Five million Finns represent one of the most rapidly ageing populations in Europe. An ageing population translates into increasing future healthcare expenses.
The focus of public health problems is moving from cardiovascular diseases and mental health problems to cancers and neurological diseases. We know that the change is ongoing, but new information on its impact is still needed.
Age is a risk factor in many medical conditions. Stroke is one of them. According to estimates by the Finnish Brain Association (Suomen Aivoliitto), each stroke costs society at least 50,000 euros during the patient’s remaining life. If the stroke leads to permanent institutional care, the costs multiply. It is certainly worthwhile investing in good care – and especially in prevention – and this is exactly what Finland has been doing for the past couple of decades. Although the population is ageing, the number of cerebral infarcts has somewhat receded.
Information for healthcare management
In order to manage overall healthcare expenditure, we need information on what gives rise to these expenses. In Finland, this information is collected in various registries. For decades, patient data has been stored in different digital registries. Moreover, we have several national-level registries on medicines reimbursement, disability pensions and cancer diagnoses, to quote just a few. If no research is done, this mass of information remains unutilised – and no society can afford to do that.
Information to serve research and more efficient treatments
Research outcomes have led to more efficient treatment for stroke patients. The objective is to administer the thrombolytic therapy within a few hours of the stroke and to start emergency treatment, whenever possible, in just a few minutes. It would be preferable to be able to prevent strokes through life choices or good medication. Owing to the registry-based data, we are aware of the impact of these new treatment practices on the overall expenses for the disease.
So far, the use of the Finnish registry-based data has been far too limited. Today, all parties, the Ministry of Social Affairs and Health included, recognise that the registries constitute huge pools of information, which are there to collate data for more extensive uses. In fact, we consider them to be indispensable for the correct allocation of social welfare and healthcare resources. Increasingly, society and people require research-based information on the impact of various measures. Information is harnessed to allow more effective management.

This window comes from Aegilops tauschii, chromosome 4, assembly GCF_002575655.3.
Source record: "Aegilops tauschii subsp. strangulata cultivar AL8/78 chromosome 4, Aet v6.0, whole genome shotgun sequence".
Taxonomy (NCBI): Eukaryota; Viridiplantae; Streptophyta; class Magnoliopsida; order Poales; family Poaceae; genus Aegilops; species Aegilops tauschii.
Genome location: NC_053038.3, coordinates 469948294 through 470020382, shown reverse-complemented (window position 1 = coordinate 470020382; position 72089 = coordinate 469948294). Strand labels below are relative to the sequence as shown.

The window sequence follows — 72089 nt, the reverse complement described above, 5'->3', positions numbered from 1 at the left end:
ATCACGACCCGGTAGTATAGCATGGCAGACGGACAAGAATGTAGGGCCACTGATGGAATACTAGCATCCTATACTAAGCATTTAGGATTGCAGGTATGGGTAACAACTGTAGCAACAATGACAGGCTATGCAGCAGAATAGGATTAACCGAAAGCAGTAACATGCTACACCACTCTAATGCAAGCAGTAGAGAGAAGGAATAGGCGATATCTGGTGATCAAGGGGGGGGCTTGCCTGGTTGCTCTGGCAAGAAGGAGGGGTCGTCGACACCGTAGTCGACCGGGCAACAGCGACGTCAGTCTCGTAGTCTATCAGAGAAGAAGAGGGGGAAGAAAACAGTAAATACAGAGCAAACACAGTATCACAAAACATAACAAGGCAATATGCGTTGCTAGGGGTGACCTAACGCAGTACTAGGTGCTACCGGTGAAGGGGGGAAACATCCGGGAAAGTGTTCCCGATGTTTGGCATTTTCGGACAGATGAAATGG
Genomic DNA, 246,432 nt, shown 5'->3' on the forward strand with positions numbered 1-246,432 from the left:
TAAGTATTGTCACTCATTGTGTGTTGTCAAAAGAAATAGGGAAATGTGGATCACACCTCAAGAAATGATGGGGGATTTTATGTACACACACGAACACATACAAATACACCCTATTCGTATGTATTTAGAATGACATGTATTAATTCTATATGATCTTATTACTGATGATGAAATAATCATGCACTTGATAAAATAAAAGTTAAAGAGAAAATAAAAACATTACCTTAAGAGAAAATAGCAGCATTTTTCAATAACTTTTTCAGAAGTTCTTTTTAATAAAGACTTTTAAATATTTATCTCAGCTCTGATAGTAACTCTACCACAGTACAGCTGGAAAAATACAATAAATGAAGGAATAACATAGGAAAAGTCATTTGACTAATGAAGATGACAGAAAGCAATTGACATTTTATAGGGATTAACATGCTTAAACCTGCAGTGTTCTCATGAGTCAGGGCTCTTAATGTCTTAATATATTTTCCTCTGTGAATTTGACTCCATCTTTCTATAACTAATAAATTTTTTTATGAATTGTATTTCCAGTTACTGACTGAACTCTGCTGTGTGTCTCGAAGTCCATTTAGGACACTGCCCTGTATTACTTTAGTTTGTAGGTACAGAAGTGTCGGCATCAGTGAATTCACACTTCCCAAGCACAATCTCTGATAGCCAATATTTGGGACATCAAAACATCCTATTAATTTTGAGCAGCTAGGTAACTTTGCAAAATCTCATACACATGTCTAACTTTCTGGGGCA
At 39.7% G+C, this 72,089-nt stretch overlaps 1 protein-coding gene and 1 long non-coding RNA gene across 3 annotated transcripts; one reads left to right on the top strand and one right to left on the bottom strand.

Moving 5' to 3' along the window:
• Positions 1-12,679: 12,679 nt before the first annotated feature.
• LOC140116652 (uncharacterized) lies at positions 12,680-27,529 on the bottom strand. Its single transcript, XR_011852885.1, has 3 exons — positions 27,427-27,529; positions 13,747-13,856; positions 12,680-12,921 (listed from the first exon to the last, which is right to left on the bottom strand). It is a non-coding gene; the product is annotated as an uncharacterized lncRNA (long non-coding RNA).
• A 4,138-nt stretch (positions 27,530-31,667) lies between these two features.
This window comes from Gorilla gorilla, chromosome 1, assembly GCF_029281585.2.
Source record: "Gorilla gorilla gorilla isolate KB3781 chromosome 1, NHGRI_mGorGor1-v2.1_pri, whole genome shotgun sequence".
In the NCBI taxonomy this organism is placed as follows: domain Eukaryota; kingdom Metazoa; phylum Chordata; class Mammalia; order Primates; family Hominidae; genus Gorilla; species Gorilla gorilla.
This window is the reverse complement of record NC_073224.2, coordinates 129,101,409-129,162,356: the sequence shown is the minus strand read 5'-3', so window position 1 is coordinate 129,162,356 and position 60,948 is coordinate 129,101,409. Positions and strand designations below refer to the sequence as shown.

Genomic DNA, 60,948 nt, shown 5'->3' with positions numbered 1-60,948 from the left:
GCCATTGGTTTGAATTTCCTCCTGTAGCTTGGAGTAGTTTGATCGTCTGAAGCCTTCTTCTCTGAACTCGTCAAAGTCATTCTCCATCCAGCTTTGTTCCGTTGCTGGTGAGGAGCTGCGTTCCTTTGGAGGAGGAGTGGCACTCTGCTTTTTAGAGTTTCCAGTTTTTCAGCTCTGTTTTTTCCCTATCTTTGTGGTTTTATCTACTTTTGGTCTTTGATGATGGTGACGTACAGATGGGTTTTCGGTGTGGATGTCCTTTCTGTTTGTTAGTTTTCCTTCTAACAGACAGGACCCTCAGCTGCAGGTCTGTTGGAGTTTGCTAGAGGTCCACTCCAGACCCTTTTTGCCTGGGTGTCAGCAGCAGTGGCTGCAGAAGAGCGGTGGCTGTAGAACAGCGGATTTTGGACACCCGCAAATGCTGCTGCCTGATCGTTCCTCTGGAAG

Registry-based information could also promote patient recruitment for clinical trials and facilitate biobank research. With the help of samples and patient data, research can be focused with increasing detail. Today – in most cases – it is not enough to search for information in just a single registry. To have a more extensive overall view, it is important to combine the information from various registries.
Efficient medication may seem expensive if evaluated only as an individual cost item. However, if the pharmacotherapy costs are weighed as a part of the overall therapy of the patient, the view is suddenly quite different. From society’s point of view, good medication is repaid when people’s working and functional capacity are maintained. Prevention of cerebrovascular occlusions pays off, even with medication, if it helps to avoid inpatient care for the rest of the individual’s life. It is easy to put a price tag on the direct costs but far more difficult to quantify a fair price for quality of life.2